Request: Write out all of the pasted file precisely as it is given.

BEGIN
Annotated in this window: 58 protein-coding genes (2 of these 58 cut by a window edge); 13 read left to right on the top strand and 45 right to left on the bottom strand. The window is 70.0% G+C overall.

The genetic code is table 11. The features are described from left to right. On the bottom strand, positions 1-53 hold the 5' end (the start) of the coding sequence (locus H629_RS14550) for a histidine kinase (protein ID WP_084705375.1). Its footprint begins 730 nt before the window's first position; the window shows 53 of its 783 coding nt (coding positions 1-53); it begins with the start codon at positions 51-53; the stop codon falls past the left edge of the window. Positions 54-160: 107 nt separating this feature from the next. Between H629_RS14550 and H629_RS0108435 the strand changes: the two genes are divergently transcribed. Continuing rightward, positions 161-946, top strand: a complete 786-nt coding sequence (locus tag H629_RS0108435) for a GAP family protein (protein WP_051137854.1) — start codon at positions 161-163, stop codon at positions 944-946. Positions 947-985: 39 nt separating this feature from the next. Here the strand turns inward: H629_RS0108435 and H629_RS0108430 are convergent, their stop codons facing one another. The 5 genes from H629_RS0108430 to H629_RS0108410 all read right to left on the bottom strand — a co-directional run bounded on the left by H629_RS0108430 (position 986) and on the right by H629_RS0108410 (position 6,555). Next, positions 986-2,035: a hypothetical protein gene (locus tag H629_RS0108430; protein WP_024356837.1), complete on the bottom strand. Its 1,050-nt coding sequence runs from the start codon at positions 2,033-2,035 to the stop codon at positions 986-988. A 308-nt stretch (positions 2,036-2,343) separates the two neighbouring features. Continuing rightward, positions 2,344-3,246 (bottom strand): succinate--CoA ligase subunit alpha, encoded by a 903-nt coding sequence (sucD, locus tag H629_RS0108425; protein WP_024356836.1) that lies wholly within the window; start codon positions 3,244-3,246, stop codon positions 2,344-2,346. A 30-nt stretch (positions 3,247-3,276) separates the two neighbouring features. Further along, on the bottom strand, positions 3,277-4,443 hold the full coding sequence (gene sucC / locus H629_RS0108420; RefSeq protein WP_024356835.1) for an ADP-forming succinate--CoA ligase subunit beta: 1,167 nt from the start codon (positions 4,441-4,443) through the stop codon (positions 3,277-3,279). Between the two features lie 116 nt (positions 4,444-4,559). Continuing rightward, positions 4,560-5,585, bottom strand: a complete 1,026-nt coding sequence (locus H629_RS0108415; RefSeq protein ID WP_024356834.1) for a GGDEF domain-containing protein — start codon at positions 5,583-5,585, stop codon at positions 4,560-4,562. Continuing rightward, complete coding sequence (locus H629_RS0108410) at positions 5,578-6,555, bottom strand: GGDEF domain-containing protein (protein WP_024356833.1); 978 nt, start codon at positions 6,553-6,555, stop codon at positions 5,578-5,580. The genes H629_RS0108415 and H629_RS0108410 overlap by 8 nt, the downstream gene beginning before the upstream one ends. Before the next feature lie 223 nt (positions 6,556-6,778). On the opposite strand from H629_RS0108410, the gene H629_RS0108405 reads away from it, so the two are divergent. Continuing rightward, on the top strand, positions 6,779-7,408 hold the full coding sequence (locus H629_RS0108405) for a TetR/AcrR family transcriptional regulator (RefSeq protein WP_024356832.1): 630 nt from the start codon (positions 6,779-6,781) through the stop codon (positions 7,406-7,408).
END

Annotated in this window: 58 protein-coding genes (2 of these 58 cut by a window edge); 13 read left to right on the top strand and 45 right to left on the bottom strand. The window is 70.0% G+C overall.

The genetic code is table 11. The features are described from left to right. On the bottom strand, positions 1-53 hold the 5' end (the start) of the coding sequence (locus H629_RS14550) for a histidine kinase (protein ID WP_084705375.1). Its footprint begins 730 nt before the window's first position; the window shows 53 of its 783 coding nt (coding positions 1-53); it begins with the start codon at positions 51-53; the stop codon falls past the left edge of the window. Positions 54-160: 107 nt separating this feature from the next. Between H629_RS14550 and H629_RS0108435 the strand changes: the two genes are divergently transcribed. Continuing rightward, positions 161-946, top strand: a complete 786-nt coding sequence (locus tag H629_RS0108435) for a GAP family protein (protein WP_051137854.1) — start codon at positions 161-163, stop codon at positions 944-946. Positions 947-985: 39 nt separating this feature from the next. Here the strand turns inward: H629_RS0108435 and H629_RS0108430 are convergent, their stop codons facing one another. The 5 genes from H629_RS0108430 to H629_RS0108410 all read right to left on the bottom strand — a co-directional run bounded on the left by H629_RS0108430 (position 986) and on the right by H629_RS0108410 (position 6,555). Next, positions 986-2,035: a hypothetical protein gene (locus tag H629_RS0108430; protein WP_024356837.1), complete on the bottom strand. Its 1,050-nt coding sequence runs from the start codon at positions 2,033-2,035 to the stop codon at positions 986-988. A 308-nt stretch (positions 2,036-2,343) separates the two neighbouring features. Continuing rightward, positions 2,344-3,246 (bottom strand): succinate--CoA ligase subunit alpha, encoded by a 903-nt coding sequence (sucD, locus tag H629_RS0108425; protein WP_024356836.1) that lies wholly within the window; start codon positions 3,244-3,246, stop codon positions 2,344-2,346. A 30-nt stretch (positions 3,247-3,276) separates the two neighbouring features. Further along, on the bottom strand, positions 3,277-4,443 hold the full coding sequence (gene sucC / locus H629_RS0108420; RefSeq protein WP_024356835.1) for an ADP-forming succinate--CoA ligase subunit beta: 1,167 nt from the start codon (positions 4,441-4,443) through the stop codon (positions 3,277-3,279). Between the two features lie 116 nt (positions 4,444-4,559). Continuing rightward, positions 4,560-5,585, bottom strand: a complete 1,026-nt coding sequence (locus H629_RS0108415; RefSeq protein ID WP_024356834.1) for a GGDEF domain-containing protein — start codon at positions 5,583-5,585, stop codon at positions 4,560-4,562. Continuing rightward, complete coding sequence (locus H629_RS0108410) at positions 5,578-6,555, bottom strand: GGDEF domain-containing protein (protein WP_024356833.1); 978 nt, start codon at positions 6,553-6,555, stop codon at positions 5,578-5,580. The genes H629_RS0108415 and H629_RS0108410 overlap by 8 nt, the downstream gene beginning before the upstream one ends. Before the next feature lie 223 nt (positions 6,556-6,778). On the opposite strand from H629_RS0108410, the gene H629_RS0108405 reads away from it, so the two are divergent. Continuing rightward, on the top strand, positions 6,779-7,408 hold the full coding sequence (locus H629_RS0108405) for a TetR/AcrR family transcriptional regulator (RefSeq protein WP_024356832.1): 630 nt from the start codon (positions 6,779-6,781) through the stop codon (positions 7,406-7,408).